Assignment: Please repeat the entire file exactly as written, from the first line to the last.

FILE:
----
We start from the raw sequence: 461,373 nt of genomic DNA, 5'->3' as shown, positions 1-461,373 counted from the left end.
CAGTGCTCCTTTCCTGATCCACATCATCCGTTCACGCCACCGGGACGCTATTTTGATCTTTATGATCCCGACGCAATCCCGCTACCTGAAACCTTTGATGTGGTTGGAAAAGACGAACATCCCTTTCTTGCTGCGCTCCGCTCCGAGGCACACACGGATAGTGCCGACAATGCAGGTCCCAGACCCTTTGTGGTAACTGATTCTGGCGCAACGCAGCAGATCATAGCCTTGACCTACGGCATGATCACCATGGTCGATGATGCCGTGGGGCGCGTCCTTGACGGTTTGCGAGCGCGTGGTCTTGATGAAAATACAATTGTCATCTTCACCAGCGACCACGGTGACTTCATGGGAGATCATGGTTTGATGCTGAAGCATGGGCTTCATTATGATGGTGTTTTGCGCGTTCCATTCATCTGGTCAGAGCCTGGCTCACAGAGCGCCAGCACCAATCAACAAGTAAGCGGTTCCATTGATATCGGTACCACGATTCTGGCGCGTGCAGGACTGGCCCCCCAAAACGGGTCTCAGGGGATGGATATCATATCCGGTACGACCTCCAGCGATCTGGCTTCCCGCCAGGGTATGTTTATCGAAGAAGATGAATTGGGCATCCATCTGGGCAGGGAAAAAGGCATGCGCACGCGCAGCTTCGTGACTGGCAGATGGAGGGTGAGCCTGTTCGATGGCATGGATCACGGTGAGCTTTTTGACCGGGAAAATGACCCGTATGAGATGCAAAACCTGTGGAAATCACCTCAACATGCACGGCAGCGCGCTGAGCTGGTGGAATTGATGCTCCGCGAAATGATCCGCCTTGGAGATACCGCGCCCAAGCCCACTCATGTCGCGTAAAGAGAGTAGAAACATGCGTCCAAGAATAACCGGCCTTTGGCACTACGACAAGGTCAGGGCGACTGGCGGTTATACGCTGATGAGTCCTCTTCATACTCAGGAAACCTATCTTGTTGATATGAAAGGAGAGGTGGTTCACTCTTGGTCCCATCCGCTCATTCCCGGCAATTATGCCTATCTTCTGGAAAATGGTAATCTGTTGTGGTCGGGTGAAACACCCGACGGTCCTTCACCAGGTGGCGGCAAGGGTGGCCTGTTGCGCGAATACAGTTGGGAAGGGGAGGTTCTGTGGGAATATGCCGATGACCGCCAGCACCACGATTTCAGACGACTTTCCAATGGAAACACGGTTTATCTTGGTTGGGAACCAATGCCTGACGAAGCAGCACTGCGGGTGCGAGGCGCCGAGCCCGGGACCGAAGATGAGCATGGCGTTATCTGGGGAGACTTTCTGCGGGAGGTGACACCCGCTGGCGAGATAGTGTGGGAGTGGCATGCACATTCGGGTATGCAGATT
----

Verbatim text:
We start from the raw sequence: 461,373 nt of genomic DNA, 5'->3' as shown, positions 1-461,373 counted from the left end.
CAGTGCTCCTTTCCTGATCCACATCATCCGTTCACGCCACCGGGACGCTATTTTGATCTTTATGATCCCGACGCAATCCCGCTACCTGAAACCTTTGATGTGGTTGGAAAAGACGAACATCCCTTTCTTGCTGCGCTCCGCTCCGAGGCACACACGGATAGTGCCGACAATGCAGGTCCCAGACCCTTTGTGGTAACTGATTCTGGCGCAACGCAGCAGATCATAGCCTTGACCTACGGCATGATCACCATGGTCGATGATGCCGTGGGGCGCGTCCTTGACGGTTTGCGAGCGCGTGGTCTTGATGAAAATACAATTGTCATCTTCACCAGCGACCACGGTGACTTCATGGGAGATCATGGTTTGATGCTGAAGCATGGGCTTCATTATGATGGTGTTTTGCGCGTTCCATTCATCTGGTCAGAGCCTGGCTCACAGAGCGCCAGCACCAATCAACAAGTAAGCGGTTCCATTGATATCGGTACCACGATTCTGGCGCGTGCAGGACTGGCCCCCCAAAACGGGTCTCAGGGGATGGATATCATATCCGGTACGACCTCCAGCGATCTGGCTTCCCGCCAGGGTATGTTTATCGAAGAAGATGAATTGGGCATCCATCTGGGCAGGGAAAAAGGCATGCGCACGCGCAGCTTCGTGACTGGCAGATGGAGGGTGAGCCTGTTCGATGGCATGGATCACGGTGAGCTTTTTGACCGGGAAAATGACCCGTATGAGATGCAAAACCTGTGGAAATCACCTCAACATGCACGGCAGCGCGCTGAGCTGGTGGAATTGATGCTCCGCGAAATGATCCGCCTTGGAGATACCGCGCCCAAGCCCACTCATGTCGCGTAAAGAGAGTAGAAACATGCGTCCAAGAATAACCGGCCTTTGGCACTACGACAAGGTCAGGGCGACTGGCGGTTATACGCTGATGAGTCCTCTTCATACTCAGGAAACCTATCTTGTTGATATGAAAGGAGAGGTGGTTCACTCTTGGTCCCATCCGCTCATTCCCGGCAATTATGCCTATCTTCTGGAAAATGGTAATCTGTTGTGGTCGGGTGAAACACCCGACGGTCCTTCACCAGGTGGCGGCAAGGGTGGCCTGTTGCGCGAATACAGTTGGGAAGGGGAGGTTCTGTGGGAATATGCCGATGACCGCCAGCACCACGATTTCAGACGACTTTCCAATGGAAACACGGTTTATCTTGGTTGGGAACCAATGCCTGACGAAGCAGCACTGCGGGTGCGAGGCGCCGAGCCCGGGACCGAAGATGAGCATGGCGTTATCTGGGGAGACTTTCTGCGGGAGGTGACACCCGCTGGCGAGATAGTGTGGGAGTGGCATGCACATTCGGGTATGCAGATT